The net outflow of migrants continued in January, pushing the annual population loss from migration to 3100, its highest for more than 10 years.

Permanent and long-term departures exceeded arrivals by 650 in January, on a seasonally adjusted basis. That is a level exceeded only once (in September last year) since February 2001. The net flow has been negative for 10 of the past 12 months.

The loss over the past year compares with an average gain of 16,300 over the preceding 10 years.

In the year ended January there was a net loss of 38,100 people to Australia, the largest yet recorded, reflecting 51,900 departures offset by 13,800 arrivals, Statistics New Zealand said. In both directions most were New Zealand citizens. But economists noted that on a seasonally adjusted basis departures to Australia have been declining in recent months.


They were now at their lowest level since February last year, Infometrics economist Matt Nolan said, and had declined 13 per cent from their peak last September.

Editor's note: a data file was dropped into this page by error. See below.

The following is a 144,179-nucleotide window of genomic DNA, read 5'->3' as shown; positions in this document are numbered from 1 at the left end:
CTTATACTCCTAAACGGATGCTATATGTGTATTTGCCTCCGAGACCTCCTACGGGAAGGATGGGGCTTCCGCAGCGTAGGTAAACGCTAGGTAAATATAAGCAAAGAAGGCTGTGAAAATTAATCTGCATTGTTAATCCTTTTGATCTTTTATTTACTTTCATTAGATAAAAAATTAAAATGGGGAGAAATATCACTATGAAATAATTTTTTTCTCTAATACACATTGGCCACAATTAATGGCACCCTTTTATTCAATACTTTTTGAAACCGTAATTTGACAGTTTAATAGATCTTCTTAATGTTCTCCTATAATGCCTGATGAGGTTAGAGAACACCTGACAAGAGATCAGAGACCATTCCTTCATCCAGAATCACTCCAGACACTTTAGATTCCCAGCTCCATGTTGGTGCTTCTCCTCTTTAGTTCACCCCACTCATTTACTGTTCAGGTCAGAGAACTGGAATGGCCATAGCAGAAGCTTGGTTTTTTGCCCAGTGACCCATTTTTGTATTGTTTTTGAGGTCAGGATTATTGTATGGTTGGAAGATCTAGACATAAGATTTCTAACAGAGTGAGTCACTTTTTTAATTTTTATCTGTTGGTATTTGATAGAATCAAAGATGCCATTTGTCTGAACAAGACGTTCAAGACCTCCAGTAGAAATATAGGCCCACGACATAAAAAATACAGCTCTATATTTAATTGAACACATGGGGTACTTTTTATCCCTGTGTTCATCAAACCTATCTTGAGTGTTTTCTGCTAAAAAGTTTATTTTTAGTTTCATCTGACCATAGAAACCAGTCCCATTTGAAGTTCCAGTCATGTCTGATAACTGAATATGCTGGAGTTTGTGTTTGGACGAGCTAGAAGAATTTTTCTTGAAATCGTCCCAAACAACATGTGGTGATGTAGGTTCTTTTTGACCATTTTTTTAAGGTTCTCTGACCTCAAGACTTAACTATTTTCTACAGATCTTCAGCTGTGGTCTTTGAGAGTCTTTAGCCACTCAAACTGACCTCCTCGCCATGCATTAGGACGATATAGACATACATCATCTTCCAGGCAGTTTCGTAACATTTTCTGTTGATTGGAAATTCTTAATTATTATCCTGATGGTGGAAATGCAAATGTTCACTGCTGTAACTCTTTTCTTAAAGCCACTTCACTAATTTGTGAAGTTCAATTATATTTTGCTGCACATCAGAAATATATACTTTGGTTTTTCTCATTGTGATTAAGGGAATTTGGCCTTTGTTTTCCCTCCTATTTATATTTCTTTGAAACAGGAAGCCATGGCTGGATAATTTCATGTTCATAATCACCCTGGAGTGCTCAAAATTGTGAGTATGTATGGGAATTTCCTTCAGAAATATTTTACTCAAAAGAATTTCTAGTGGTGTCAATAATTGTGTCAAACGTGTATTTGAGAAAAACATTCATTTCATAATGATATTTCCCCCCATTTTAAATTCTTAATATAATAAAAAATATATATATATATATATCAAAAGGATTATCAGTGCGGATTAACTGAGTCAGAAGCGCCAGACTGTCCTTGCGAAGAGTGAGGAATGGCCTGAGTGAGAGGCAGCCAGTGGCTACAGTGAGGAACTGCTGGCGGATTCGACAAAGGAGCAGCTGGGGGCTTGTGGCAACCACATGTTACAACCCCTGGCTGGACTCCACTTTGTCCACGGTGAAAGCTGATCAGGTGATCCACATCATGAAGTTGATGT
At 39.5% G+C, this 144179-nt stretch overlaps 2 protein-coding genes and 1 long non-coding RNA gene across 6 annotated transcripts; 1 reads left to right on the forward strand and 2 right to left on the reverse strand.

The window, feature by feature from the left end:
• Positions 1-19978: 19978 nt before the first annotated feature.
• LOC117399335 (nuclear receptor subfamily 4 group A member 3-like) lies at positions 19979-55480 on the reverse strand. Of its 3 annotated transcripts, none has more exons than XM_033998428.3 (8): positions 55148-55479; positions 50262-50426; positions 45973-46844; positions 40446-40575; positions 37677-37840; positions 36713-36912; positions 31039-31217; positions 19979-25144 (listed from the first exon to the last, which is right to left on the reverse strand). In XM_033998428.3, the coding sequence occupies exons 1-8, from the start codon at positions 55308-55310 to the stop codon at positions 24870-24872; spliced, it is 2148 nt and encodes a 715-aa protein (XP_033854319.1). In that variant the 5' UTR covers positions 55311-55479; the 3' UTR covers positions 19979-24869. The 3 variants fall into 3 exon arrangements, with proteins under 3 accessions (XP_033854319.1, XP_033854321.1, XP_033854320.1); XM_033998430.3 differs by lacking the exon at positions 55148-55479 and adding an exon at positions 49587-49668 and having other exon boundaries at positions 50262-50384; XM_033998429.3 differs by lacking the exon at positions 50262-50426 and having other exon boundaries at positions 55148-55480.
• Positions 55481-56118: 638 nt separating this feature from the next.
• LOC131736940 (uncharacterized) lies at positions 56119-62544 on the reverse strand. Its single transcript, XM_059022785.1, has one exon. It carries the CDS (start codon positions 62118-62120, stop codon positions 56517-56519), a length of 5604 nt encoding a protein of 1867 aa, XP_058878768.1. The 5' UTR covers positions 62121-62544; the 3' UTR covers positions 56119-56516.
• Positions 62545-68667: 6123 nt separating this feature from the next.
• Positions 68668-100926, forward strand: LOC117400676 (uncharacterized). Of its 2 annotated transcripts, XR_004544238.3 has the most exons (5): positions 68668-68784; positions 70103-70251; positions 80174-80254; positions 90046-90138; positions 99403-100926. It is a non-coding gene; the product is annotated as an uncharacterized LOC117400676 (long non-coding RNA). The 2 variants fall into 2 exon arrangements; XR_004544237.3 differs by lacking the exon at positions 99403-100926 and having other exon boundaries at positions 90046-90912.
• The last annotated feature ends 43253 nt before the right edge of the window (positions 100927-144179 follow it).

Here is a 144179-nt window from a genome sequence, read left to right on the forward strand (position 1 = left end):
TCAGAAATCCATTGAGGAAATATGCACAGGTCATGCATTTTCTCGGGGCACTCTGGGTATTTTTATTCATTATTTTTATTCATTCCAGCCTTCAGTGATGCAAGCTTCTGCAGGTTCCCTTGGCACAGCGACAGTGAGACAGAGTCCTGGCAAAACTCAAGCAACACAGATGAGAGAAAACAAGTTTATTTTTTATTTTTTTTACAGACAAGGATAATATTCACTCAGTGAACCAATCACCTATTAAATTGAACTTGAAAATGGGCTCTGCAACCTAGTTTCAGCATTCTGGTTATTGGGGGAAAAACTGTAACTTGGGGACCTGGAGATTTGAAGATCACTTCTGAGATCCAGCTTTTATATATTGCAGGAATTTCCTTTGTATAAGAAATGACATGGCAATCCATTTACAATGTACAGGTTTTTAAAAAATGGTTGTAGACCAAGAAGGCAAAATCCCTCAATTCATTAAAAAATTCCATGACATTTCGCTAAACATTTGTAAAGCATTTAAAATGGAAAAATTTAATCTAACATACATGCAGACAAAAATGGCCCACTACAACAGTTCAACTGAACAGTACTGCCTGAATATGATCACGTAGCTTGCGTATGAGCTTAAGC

"With the Australian labour market softening, we expect further declines in permanent departures to Australia."

Goldman Sachs economist Philip Borkin said that the larger overall net outflow of migrants over the past few months had been driven by a drop in arrivals, which have fallen to their lowest level since 2005, while departures remained largely unchanged. The Auckland region was the only one to buck the trend. It recorded a net gain of international migrants of 5600 in the year to January, while Canterbury suffered a net loss of 3700.

Borkin said slowing population growth would weigh on household consumption and domestic demand more broadly this year.

"Our forecasts assume population growth slows to around 0.7 per cent over 2012. This is from estimated 0.8 per cent growth over 2011 and 1.2 per cent growth over 2010."

Economists expect the trend to turn around as the Australian labour market softens and the rebuilding of Christchurch gets under way in earnest.

"As the New Zealand labour market gradually strengthens, we expect permanent arrivals to pick up and departures to ease from their current elevated level," Nolan said.

"Even so, more people are likely to leave our shores than move here during the first half of the year and, as a result, we do not expect annual net migration to return to positive territory until the start of 2013."